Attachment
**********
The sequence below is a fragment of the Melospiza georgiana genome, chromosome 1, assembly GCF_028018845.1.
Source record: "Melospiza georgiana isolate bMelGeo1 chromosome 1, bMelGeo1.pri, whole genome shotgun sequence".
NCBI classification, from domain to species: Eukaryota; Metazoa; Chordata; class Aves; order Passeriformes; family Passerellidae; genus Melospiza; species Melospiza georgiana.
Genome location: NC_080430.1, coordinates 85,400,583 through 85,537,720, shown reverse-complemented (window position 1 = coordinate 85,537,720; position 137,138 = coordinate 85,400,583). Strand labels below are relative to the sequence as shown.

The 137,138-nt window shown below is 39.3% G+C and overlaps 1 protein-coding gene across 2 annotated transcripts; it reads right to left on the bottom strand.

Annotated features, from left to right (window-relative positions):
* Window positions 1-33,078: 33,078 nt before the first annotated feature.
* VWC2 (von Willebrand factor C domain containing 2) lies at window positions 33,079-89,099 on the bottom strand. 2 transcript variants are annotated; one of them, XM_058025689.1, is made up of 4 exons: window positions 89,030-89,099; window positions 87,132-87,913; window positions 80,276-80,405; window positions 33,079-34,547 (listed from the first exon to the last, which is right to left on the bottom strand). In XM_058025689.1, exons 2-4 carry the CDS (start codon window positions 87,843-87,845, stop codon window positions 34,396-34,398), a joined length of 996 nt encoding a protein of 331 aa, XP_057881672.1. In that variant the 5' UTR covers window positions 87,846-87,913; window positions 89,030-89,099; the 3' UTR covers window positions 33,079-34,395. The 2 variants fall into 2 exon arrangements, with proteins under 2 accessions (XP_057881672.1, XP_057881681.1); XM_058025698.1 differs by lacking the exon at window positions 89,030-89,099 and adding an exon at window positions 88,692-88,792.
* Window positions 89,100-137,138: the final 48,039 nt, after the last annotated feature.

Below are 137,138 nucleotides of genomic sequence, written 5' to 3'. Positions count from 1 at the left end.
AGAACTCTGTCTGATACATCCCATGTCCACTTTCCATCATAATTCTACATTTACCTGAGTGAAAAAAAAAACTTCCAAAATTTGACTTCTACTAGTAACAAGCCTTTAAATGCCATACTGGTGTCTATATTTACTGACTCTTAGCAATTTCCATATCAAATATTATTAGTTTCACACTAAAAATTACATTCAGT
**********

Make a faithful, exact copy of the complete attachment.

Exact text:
The sequence below is a fragment of the Melospiza georgiana genome, chromosome 1, assembly GCF_028018845.1.
Source record: "Melospiza georgiana isolate bMelGeo1 chromosome 1, bMelGeo1.pri, whole genome shotgun sequence".
NCBI classification, from domain to species: Eukaryota; Metazoa; Chordata; class Aves; order Passeriformes; family Passerellidae; genus Melospiza; species Melospiza georgiana.
Genome location: NC_080430.1, coordinates 85,400,583 through 85,537,720, shown reverse-complemented (window position 1 = coordinate 85,537,720; position 137,138 = coordinate 85,400,583). Strand labels below are relative to the sequence as shown.

The 137,138-nt window shown below is 39.3% G+C and overlaps 1 protein-coding gene across 2 annotated transcripts; it reads right to left on the bottom strand.

Annotated features, from left to right (window-relative positions):
* Window positions 1-33,078: 33,078 nt before the first annotated feature.
* VWC2 (von Willebrand factor C domain containing 2) lies at window positions 33,079-89,099 on the bottom strand. 2 transcript variants are annotated; one of them, XM_058025689.1, is made up of 4 exons: window positions 89,030-89,099; window positions 87,132-87,913; window positions 80,276-80,405; window positions 33,079-34,547 (listed from the first exon to the last, which is right to left on the bottom strand). In XM_058025689.1, exons 2-4 carry the CDS (start codon window positions 87,843-87,845, stop codon window positions 34,396-34,398), a joined length of 996 nt encoding a protein of 331 aa, XP_057881672.1. In that variant the 5' UTR covers window positions 87,846-87,913; window positions 89,030-89,099; the 3' UTR covers window positions 33,079-34,395. The 2 variants fall into 2 exon arrangements, with proteins under 2 accessions (XP_057881672.1, XP_057881681.1); XM_058025698.1 differs by lacking the exon at window positions 89,030-89,099 and adding an exon at window positions 88,692-88,792.
* Window positions 89,100-137,138: the final 48,039 nt, after the last annotated feature.

Below are 137,138 nucleotides of genomic sequence, written 5' to 3'. Positions count from 1 at the left end.
AGAACTCTGTCTGATACATCCCATGTCCACTTTCCATCATAATTCTACATTTACCTGAGTGAAAAAAAAAACTTCCAAAATTTGACTTCTACTAGTAACAAGCCTTTAAATGCCATACTGGTGTCTATATTTACTGACTCTTAGCAATTTCCATATCAAATATTATTAGTTTCACACTAAAAATTACATTCAGT